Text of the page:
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Which recording method is best used for computer science. The Cornel method or the subsequent method developed by Scott Young who mastered the MIT program in a year.

To be honest, I have problems keeping notes. Or it’s rewritten textbooks. Or it’s rewritten truncated textbooks. Or these are bare examples without explanation.

When conducting a synopsis, my thoughts are not logical and not consistent. Well, speaking in short, when I open my synopsis, I don’t understand anything in it.

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  • $\begingroup$ Your first question is certainly topical, so no worries on that front. I'm willing to bet that there has been all of zero research addressing this question, so it will be interesting to see what people come up with. $\endgroup$ – Ben I. Aug 1 at 16:16
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    $\begingroup$ I'm less sure about the second question. Also, could you do me a favor? Could you remove the second part, and put it in its own question? There should only be one question per question in general, and the two parts you've written are really quite distinct. $\endgroup$ – Ben I. Aug 1 at 16:17
  • $\begingroup$ @BenI. There might not be any serious research relating to the CS field. There is, however, some research done on note taking for English classes. Kiel Jacobs, 2008 $\endgroup$ – Gypsy Spellweaver Aug 1 at 19:43
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Based on what you say about yourself, I'd guess that the Cornel system is probably better than either of the other two described here. But that is just because you suggest that you seem to lack the ability, currently, to pull out the big ideas as they occur and the other two methods depend on doing that.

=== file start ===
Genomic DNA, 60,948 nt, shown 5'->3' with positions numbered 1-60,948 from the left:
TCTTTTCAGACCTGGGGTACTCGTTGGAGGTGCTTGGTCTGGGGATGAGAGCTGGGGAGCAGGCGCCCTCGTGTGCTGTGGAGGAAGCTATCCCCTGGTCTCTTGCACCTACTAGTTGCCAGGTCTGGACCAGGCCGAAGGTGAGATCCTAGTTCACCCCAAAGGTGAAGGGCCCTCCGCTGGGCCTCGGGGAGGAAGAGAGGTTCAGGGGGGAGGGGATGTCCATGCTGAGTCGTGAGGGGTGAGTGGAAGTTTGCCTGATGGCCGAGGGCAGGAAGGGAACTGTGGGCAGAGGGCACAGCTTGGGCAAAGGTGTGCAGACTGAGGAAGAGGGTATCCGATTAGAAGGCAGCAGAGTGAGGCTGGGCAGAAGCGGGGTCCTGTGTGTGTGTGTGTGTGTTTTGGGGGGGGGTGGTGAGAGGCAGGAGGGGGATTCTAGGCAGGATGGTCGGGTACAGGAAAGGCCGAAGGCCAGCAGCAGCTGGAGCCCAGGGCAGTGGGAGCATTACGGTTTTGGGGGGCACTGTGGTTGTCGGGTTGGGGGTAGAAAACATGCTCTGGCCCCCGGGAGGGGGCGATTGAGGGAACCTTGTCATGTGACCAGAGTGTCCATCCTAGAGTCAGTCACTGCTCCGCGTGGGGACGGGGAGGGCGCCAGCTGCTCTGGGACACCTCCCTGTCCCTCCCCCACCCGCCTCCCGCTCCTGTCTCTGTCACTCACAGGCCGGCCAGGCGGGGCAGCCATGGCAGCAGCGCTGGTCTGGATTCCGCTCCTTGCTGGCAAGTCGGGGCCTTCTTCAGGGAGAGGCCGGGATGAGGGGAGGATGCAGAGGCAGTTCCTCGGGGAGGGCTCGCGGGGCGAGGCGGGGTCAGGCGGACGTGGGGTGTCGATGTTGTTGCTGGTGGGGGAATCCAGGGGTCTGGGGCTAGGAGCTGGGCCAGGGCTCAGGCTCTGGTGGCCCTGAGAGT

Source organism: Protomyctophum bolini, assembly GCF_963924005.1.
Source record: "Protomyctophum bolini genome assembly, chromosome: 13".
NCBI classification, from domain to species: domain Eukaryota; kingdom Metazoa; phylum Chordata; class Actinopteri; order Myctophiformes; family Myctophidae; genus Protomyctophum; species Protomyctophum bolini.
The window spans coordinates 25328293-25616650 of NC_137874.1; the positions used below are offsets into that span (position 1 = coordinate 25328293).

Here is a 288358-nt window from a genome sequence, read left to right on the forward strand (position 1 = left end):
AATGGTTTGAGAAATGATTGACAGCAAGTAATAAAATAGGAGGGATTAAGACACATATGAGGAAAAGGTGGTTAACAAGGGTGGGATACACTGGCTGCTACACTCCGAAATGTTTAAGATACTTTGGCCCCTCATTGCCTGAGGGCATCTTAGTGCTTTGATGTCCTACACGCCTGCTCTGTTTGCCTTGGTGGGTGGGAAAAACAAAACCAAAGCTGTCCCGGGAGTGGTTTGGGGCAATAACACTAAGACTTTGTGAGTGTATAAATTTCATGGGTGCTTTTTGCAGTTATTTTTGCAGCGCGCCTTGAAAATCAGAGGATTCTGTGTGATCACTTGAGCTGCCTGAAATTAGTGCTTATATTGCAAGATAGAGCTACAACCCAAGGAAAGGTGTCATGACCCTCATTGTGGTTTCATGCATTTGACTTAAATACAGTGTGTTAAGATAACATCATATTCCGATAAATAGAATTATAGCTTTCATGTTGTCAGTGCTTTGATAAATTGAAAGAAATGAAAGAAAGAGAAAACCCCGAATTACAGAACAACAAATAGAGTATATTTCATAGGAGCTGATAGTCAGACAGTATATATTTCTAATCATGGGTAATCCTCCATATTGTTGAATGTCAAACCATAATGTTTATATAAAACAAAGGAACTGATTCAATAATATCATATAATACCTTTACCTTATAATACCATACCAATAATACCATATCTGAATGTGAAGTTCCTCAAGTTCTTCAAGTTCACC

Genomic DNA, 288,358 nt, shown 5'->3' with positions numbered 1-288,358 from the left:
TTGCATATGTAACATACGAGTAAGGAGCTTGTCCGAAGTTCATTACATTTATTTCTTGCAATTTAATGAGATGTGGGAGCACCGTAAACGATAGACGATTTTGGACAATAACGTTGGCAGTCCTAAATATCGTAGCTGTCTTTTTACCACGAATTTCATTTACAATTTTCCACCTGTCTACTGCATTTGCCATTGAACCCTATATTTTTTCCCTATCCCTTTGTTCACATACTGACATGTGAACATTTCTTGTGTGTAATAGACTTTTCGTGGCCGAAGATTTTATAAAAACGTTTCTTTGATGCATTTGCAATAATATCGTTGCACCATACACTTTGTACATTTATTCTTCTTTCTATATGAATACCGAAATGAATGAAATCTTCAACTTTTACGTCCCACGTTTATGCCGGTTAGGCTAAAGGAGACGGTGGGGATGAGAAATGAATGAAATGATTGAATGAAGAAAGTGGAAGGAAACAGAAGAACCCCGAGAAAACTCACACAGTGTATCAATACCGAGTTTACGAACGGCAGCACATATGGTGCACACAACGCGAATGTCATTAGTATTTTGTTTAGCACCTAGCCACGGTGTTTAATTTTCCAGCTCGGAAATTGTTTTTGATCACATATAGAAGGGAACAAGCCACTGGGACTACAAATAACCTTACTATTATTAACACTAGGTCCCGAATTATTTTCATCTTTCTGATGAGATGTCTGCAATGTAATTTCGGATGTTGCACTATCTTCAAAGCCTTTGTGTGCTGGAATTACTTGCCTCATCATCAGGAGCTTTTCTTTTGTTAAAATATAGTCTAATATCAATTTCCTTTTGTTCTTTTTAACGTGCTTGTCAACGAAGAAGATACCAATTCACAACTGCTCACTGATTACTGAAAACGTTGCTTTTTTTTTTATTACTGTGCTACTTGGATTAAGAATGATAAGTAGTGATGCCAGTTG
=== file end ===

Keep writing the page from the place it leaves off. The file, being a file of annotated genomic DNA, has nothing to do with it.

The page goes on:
But, the goal of all of this isn't really effective note taking. You can have the best notes in the world and still not learn anything. The goal is to learn and to do that you need to reinforce the ideas that are presented, not just capture them in notes. But note that the Cornel system, as described at the link, includes this step as an essential part. Review the notes you take.

I'd go farther, actually. Not only review the notes, but write summaries of them periodically. And don't wait too long before doing that, so you don't lose the track of what you were learning in the meantime.

Another reinforcement trick is to write the important ideas on note cards and always carry a few of these around with you, along with a few blank cards and a pen. Then you can review while otherwise spending wasted time waiting for a bus or whatever.

But in a subject like CS or mathematics where you are actually expected to do something with what you learn, it is also important to do exercises and solve problems soon after any lesson. This will, again, firm up the learning. Even better if there is someone to give you feedback on your solutions. This normally happens when exercises are assigned, but you might have to arrange it on your own for others. Study groups can be useful for this if they are well designed, requiring actual work from every member. Reading solutions is nothing like producing them.


For what it's worth I now just capture ideas on directly on note cards. One idea per card. I can then group and rearrange the ideas by physically manipulating the cards. Summaries can be developed from the cards. Questions can be written on the backs of the cards. Different colored cards can be used for different sorts of things.

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